It's dangerous to drive on mismatched tire sizes
Dealership installing 3 new tires on Kia a big mistake; properly fitting wheels from different car almost impossible; get rid of 15-year-old tires
The image of cars in a showroom
Q: My elderly mother-in-law took her car into the Kia dealership and they installed three new tires. Not two or four but three. The three tires installed are P195/65/R15. The remaining tire is P195/60/R15. Is this acceptable to be running different size tires on the same (rear) axle? She is driving a Kia Spectra.
FYI, she paid $120 plus installation for each Solus KH16 tire. I notice they are available on-line for $50 (U.S.) so she certainly didn’t get a bargain. I am concerned about the effect of running different size tires on same axle. The tire left on is a Solus KH14.
A: The mismatched tire is a dangerous situation. It should be replaced with the proper size immediately. And they have placed the tire on the worst possible end of the car, the rear. Mis-sized rear tires can lead to a loss of control under hard braking (the car can spin).
The one tire left on the car is almost an inch smaller in diameter. It has a different size contact patch. If the vehicle has ABS, the ABS computer will be confused by the different size tire.
The tires should be replaced in pairs or all four. If just two are replaced the newest best tires should be on the rear for safety and stability under braking. You are also correct, the price is a rip-off. They charged you full list price, these tires are usually discounted between 30-40 per cent at independent tire dealers.
Worst of all, they have done a dangerous thing by mismatching the sizes.
Q: Will the rims from a 1999 VW Cabriolet fit onto a Ford Escort or a Mazda, as long as they are the same size lug four-hole? Are there books that can be purchased or computer programs for the layman to find out which parts from certain vehicles say Ford with Chevy or Dodge with Ford and if so where can they be purchased?
A: Sorry, I am not aware of any one book that lists all that information. It is more complex than just comparing bolt patterns. Each year the major tire companies produce a book called the Fitment Guide. It lists the tire sizes for every model of car on the market as well as the recommended pressures, torque of the wheel nuts or studs, wheel widths and bolt pattern for the wheels.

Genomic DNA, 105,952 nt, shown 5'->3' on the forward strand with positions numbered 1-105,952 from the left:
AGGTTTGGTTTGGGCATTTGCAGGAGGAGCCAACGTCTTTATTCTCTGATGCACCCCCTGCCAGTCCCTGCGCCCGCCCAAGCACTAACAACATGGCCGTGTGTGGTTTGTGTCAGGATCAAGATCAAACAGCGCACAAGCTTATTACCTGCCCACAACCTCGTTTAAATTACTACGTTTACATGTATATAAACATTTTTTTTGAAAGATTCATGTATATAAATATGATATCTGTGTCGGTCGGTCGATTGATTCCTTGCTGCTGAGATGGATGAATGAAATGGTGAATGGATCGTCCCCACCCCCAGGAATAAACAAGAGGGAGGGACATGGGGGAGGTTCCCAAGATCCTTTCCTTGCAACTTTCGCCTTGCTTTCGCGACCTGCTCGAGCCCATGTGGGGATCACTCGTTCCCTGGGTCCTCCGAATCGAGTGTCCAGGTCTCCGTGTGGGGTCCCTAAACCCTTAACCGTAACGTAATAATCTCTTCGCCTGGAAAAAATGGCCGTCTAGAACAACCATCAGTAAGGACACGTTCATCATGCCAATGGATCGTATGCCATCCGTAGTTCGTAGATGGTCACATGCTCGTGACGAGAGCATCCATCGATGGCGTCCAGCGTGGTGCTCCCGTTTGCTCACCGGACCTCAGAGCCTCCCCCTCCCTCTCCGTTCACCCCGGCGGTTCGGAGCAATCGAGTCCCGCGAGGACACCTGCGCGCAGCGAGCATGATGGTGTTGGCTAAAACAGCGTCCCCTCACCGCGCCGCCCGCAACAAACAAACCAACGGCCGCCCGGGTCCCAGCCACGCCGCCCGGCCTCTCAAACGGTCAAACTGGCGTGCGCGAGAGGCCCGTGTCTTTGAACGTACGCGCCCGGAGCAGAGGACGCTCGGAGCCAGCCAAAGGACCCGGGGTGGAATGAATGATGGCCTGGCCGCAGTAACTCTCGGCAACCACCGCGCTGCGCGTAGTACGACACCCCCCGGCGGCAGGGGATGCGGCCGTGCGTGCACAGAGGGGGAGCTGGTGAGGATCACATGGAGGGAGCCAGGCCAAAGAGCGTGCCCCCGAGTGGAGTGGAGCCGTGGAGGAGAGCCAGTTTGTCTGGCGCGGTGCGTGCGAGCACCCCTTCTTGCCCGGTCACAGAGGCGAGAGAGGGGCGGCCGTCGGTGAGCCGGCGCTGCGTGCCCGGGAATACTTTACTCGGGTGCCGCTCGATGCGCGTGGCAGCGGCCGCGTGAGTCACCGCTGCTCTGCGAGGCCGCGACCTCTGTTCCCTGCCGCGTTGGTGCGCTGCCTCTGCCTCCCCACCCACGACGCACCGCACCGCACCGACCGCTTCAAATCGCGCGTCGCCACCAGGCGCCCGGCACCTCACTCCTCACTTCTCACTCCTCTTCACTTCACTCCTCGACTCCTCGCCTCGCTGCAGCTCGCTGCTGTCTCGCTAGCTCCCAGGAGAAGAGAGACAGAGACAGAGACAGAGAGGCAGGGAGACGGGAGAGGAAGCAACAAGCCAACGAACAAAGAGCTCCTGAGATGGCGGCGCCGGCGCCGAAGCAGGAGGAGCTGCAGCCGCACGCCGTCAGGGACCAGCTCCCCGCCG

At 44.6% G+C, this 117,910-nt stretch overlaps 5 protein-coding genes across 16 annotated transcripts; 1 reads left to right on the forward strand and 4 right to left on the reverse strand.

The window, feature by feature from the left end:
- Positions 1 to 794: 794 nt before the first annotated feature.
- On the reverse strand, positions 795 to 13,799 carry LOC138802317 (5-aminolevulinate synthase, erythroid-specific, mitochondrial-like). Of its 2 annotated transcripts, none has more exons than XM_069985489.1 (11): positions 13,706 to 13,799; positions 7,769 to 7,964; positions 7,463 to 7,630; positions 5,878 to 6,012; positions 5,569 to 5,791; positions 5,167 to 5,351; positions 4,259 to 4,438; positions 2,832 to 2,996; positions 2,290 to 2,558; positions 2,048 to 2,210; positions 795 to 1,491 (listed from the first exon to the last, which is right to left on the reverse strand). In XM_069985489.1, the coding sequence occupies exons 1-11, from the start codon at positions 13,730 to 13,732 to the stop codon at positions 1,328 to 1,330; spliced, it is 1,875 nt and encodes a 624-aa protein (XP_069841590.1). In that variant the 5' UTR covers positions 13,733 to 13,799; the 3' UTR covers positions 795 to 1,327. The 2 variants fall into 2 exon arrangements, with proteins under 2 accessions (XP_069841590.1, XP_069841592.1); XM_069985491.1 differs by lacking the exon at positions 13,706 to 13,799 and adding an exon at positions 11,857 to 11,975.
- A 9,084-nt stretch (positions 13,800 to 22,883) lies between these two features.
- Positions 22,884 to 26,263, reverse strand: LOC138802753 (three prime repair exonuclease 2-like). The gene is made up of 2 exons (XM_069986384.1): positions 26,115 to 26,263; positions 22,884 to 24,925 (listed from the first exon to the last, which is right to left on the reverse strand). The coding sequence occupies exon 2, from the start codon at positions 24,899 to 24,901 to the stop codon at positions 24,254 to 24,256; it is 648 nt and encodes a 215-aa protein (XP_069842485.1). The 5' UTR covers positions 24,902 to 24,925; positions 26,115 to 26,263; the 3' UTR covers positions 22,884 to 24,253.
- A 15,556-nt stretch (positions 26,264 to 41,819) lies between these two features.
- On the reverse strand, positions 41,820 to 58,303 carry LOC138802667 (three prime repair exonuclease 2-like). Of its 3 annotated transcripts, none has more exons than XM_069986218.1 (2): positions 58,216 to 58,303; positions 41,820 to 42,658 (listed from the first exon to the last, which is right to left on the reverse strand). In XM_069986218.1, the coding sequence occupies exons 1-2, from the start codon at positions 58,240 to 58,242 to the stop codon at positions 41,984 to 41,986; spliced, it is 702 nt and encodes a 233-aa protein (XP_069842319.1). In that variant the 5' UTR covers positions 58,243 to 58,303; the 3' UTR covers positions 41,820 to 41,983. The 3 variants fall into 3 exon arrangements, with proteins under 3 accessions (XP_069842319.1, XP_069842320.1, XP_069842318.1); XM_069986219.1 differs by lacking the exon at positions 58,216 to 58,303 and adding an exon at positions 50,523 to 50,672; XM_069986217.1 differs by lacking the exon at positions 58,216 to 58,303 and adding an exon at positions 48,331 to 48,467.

So that would be a start but you still need more information before making a swap. For instance if you have two wheels with identical bolt patterns, say 5/120. That means five bolt holes on a 120 mm circle from the centre of the wheel. You now also need to know the size of the hole in the middle of the wheel for the axle hub. This hole must fit exactly or the wheel can move around and seem out of balance. So for a swap, bolt pattern and hub hole must match — not many do.
Even if they match, the next information requirement is the wheel offset. That is how much of the wheel is offset towards the outside or inside from the centreline where it bolts onto the hub. This is usually expressed in millimetres. There are very, very few cars that have zero offset. If the offset is too great, the wheel will stick out from under the fender of the car; if it is too small, the tire may rub on the inner fender lining.
Chances of all three measurements being ideal for a swap are remote. And not all three pieces of information are ever found in one location. You need to get the wheel info from the auto or wheel manufacturer, the tire info from the tire fitment guide.
Q: I have a sports car that I drive only in the summer. As a result, the tires are 16 years old but only have about 5K on them. The car is always stored in the garage so the tires don’t receive much direct sunlight. A visual inspection reveals no obvious cracks. Should I be worried about driving the car with these aged tires?
A: Those tires have got to go before they kill you. Fifteen years! They must be fully petrified fossils by now. Tires age just the way we do, and their normal life expectancy is about five to six years, Four new tires will give you some extra grip, and driving your sports car in the summer is more fun than an ambulance ride.
Email tire questions to John Mahler at firstname.lastname@example.org. Please include vehicle’s make, model and year, tire brand and size, as well as your name, address and phone number. Due to volume, personal replies cannot be provided.